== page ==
12:20 - 13:30 : Lunch
10 minutes walk to the restaurant ("Aboyeur").
Offered by sponsors
13:30 - 17:00: Workshops (coffee break 14:45 - 15:00 in the main hall)
We planned to organize 4 sessions in parallel. Important note: please read carefully the instructions for the workshop.
Session 1: Install party and introduction to the ORFEO ToolBox
Workshop Contents: Learn how to install to install and configure OTB on your system. Learn how to access to OTB applications and perform remote sensing image processing at scale through a ergonomic interface. Learn more about Monteverdi and how to access to OTB processing in Quantum GIS.
Workshop Requirements: The workshop is composed of a suite of guided fill-in the blank exercises, and does not require any technical background, but basic knowledge in remote sensing will help. Trainees must bring their own laptop.
Organizer: Victor Poughon (CNES) and Yannick Tanguy (CNES)
13h30-14h : introduction to OTB
14h-14h45 : installation and configuration
demonstration of OTB applications with some exercises (steganography)
14h45-15h : coffee break
15h15-16h30 : pre-processing : from optical calibration to orthorectification
16h30-17h : questions, help to configure QGIS, etc.
Session 2: Writing an Orfeo ToolBox processing chain in Python
Workshop Contents: How to configure your environment to use Python PI for Orfeo ToolBox applications? How to create, set parameters, and run Orfeo ToolBox applications from within Python? How to chain several applications to form an in-memory pipeline? How to connect Orfeo ToolBox applications with NumPy? All those questions (and many more!) will be answered during this workshop. We will develop a processing chain for water surface detection from a Sentinel-2 time series over the area of the Laguna de la Nina in Peru. The concepts that will be learned during the workshop can easily be extended to the full set of Orfeo ToolBox applications, which have a common API. The workshop is therefore a good introduction to start writing similar processing chains.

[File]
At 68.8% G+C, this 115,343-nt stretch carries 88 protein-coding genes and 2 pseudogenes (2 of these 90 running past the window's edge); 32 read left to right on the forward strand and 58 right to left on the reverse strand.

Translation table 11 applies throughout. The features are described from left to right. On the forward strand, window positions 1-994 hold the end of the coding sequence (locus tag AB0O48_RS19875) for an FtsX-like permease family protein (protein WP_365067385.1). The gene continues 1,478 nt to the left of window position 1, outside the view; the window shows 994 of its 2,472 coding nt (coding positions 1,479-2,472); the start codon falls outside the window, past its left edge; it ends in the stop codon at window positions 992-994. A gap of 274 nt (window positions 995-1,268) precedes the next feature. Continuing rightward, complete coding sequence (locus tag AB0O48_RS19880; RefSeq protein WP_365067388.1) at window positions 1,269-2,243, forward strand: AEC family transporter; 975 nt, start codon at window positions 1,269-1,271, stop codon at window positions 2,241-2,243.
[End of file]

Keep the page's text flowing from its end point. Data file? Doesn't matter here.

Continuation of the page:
Workshop Requirements: The workshop is composed of a suite of guided fill-in the blank exercises, and does not require a heavy technical background, but basic knowledge in Python and in remote sensing will help. Trainees must bring their own laptop with an up-to-date OTB installation.
Organizer: David Youssefi (CNES) and Manuel Grizonnet (CNES)
Session 3: Deep learning with OTB
Workshop Contents: Introduction to a new remote module called otbtf enabling the use of deep learning techniques with real world geospatial data. This remote module uses the high performance numerical computation library TensorFlow to bring the deep learning magic into OTB. How to train and apply deep nets to Remote Sensing images? We will see how to do it on various THEIA images.
Workshop Requirements: Basics in image/signal processing is required. Oracle Virtualbox must be installed and working on your computer. We will work on a Ubuntu virtual machine that includes the whole already-installed stuff. Familiar with command line is a prerequisite. A bit of knowledge of Python would be better, but not mandatory. Minimum hardware configuration: 16Gb RAM with at least 4x CPU but 32Gb would be great as the VM will be hosted on your computer. For this session, feel free to come with your own data (images, terrain truth, etc.)!
Organizer: Rémi Cresson (IRSTEA) and Julien Michel (CNES)
Session 4: Questions & answers (15:00 - 17:00)
Register at at registration desk to meet with a developer and ask for help, or discuss feature request.
Contents: We'll brainstorm on technical topics, with the objective of writing some feature requests to help to build the future of the OTB roadmap.
Hot topics (TBD):
Organizer: Julien Michel (CNES)
Here are some information you shall read to be ready for our different workshops.
You have to bring your own laptop !
You have to download a number of files before the workshop, please read very carefully the following details for each session (see below). All documents are available in English or French.